3. Your use of our trademarks

Canonical’s Trademarks (registered in word and logo form) include:

UBUNTU KUBUNTU EDUBUNTU
XUBUNTU JUJU LANDSCAPE
  • You can use the Trademarks, in accordance with Canonical’s brand guidelines, with Canonical’s permission in writing. If you require a Trademark licence, please contact us (as set out below).
  • You will require Canonical’s permission to use: (i) any mark ending with the letters UBUNTU or BUNTU which is sufficiently similar to the Trademarks or any other confusingly similar mark, and (ii) any Trademark in a domain name or URL or for merchandising purposes.
  • You cannot use the Trademarks in software titles. If you are producing software for use with or on Ubuntu you may reference Ubuntu, but must avoid: (i) any implication of endorsement, or (ii) any attempt to unfairly or confusingly capitalise on the goodwill of Canonical or Ubuntu.
  • You can use the Trademarks in discussion, commentary, criticism or parody, provided that you do not imply endorsement by Canonical.
  • You can write articles, create websites, blogs or talk about Ubuntu, provided that it is clear that you are in no way speaking for or on behalf of Canonical and that you do not imply endorsement by Canonical.

Canonical reserves the right to review all use of Canonical’s Trademarks and to object to any use that appears outside of this IPRights Policy.

4. Your use of our copyright, patent and design materials

  • You can only use Canonical’s copyright materials in accordance with the copyright licences therein and this IPRights Policy.
  • You cannot use Canonical’s patented materials without our permission.

Copyright

The disk, CD, installer and system images, together with Ubuntu packages and binary files, are in many cases copyright of Canonical (which copyright may be distinct from the copyright in the individual components therein) and can only be used in accordance with the copyright licences therein and this IPRights Policy.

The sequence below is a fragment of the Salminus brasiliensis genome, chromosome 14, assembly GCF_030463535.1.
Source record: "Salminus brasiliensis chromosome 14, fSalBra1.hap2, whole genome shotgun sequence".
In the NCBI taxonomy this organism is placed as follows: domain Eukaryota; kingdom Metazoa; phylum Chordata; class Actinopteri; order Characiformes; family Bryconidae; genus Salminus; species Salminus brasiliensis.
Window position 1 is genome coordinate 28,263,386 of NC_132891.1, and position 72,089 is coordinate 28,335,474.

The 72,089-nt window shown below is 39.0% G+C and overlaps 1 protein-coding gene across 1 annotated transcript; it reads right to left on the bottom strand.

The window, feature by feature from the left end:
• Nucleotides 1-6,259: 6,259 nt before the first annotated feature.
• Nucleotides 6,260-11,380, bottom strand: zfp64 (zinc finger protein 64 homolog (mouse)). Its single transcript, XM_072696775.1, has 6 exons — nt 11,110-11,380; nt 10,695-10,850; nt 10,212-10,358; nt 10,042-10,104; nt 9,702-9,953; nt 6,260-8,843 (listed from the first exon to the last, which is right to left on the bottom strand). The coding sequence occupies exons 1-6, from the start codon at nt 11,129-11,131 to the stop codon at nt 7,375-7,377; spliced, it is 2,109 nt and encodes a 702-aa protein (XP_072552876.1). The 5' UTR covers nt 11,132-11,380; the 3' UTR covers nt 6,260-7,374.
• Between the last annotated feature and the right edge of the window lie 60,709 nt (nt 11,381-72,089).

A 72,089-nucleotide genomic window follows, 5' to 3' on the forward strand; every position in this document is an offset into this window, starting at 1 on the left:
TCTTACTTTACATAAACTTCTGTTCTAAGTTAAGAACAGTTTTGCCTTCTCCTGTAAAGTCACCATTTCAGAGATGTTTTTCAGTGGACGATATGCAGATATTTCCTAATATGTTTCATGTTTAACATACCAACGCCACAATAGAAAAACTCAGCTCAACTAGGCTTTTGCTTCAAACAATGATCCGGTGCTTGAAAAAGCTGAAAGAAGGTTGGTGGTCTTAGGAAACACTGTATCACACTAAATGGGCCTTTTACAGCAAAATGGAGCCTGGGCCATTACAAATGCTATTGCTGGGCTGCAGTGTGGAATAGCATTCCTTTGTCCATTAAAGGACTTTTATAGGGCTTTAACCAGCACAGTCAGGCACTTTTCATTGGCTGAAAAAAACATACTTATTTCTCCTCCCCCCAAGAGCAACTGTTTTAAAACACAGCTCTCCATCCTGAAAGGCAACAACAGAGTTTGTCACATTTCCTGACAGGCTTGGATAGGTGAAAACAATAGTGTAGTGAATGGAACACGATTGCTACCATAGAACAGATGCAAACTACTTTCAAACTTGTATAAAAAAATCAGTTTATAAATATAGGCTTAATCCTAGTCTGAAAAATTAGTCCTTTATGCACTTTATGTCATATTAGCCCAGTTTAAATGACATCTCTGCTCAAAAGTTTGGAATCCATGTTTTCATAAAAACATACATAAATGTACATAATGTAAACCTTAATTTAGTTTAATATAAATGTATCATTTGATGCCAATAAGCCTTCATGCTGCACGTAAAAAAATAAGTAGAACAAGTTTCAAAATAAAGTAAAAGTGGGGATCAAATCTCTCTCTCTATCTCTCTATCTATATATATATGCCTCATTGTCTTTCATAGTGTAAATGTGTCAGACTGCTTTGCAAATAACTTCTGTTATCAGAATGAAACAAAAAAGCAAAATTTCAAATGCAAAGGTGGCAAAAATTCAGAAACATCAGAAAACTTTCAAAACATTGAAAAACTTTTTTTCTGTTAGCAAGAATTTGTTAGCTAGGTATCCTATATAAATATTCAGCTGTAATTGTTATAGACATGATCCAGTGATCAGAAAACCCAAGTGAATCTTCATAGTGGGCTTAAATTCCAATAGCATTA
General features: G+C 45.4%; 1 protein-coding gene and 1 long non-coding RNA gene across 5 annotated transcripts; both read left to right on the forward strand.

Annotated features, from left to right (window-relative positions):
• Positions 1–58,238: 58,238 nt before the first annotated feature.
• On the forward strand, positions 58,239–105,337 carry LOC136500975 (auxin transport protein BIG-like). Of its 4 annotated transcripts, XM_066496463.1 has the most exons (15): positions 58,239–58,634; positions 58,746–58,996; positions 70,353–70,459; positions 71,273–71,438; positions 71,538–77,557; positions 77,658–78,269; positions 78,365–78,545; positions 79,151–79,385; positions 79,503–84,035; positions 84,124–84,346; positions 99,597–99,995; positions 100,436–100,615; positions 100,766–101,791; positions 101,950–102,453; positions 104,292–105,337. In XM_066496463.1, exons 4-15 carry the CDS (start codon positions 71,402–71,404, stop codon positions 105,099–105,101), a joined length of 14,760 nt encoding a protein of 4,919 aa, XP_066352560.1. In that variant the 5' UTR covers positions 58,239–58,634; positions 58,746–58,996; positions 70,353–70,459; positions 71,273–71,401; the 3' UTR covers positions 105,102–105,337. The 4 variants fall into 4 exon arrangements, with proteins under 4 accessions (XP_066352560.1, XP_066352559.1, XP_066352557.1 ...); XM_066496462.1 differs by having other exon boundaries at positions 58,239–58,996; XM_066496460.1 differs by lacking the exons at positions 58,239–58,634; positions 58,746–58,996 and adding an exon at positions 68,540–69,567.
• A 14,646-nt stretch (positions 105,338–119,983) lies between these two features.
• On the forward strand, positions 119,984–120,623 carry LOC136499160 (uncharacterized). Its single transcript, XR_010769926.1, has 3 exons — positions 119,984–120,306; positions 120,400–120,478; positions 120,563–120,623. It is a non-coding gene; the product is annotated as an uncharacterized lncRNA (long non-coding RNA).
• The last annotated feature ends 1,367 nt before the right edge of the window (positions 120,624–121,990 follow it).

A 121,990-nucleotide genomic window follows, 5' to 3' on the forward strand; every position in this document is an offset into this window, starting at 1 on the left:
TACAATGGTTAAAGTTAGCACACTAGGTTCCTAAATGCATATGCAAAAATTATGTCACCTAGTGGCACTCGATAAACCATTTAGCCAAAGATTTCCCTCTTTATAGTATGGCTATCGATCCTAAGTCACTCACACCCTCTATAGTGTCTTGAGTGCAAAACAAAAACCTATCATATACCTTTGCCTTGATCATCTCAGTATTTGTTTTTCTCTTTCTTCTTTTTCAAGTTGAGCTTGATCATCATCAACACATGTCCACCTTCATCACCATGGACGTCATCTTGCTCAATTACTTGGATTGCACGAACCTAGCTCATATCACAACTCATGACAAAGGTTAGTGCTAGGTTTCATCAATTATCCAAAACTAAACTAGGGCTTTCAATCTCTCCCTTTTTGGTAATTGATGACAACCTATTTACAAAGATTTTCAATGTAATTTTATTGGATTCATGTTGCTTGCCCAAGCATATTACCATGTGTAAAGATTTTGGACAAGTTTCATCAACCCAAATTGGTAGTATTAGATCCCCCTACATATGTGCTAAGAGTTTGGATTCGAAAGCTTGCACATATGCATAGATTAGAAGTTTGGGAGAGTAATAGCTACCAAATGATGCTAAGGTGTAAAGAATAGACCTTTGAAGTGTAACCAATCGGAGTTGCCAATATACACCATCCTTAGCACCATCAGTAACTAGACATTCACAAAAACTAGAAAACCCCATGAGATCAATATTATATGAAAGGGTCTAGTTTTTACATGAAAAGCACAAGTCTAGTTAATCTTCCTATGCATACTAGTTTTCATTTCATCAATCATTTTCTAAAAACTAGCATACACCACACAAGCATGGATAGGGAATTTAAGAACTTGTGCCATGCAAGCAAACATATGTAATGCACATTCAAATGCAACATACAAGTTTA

Patents

Canonical has made a significant investment in the Open Invention Network, defending Linux, for the benefit of the open source ecosystem. Additionally, like many open source projects, Canonical also protects its interests from third parties by registering patents. You cannot use Canonical’s patented materials without our permission.

Trade dress and look and feel

Canonical owns intellectual property rights in the trade dress and look and feel of Ubuntu (including the Unity interface), along with various themes and components that may include unregistered design rights, registered design rights and design patents, your use of Ubuntu is subject to these rights.

5. Logo use guidelines

Canonical’s logos are presented in multiple colours and it is important that their visual integrity be maintained. It is therefore preferable that the logos should only be used in their standard form, but if you should feel the need to alter them in any way, you should following the guidelines set out below.

6. Use of Canonical IP by the Ubuntu community

Ubuntu is built by Canonical and the Ubuntu community. We share access rights owned by Canonical with the Ubuntu community for the purposes of discussion, development and advocacy. We recognise that most of the open source discussion and development areas are for non-commercial purposes and we therefore allow the use of Canonical IP in this context, as long as there is no commercial use and that the Canonical IP is used in accordance with this IPRights Policy.

7. Contact us

Please contact us:

  • if you have any questions or would like further information on our IPRights Policy, Canonical or Canonical IP;
  • if you would like permission from Canonical to use Canonical IP;
  • if you require a licence agreement; or
  • to report a breach of our IPRights Policy.

Please note that due to the volume of mail we receive, it may take up to a week to process your request.

8. Changes

We may make changes to this IPRights Policy from time to time. Please check this IPRights Policy from time to time to ensure that you are in compliance.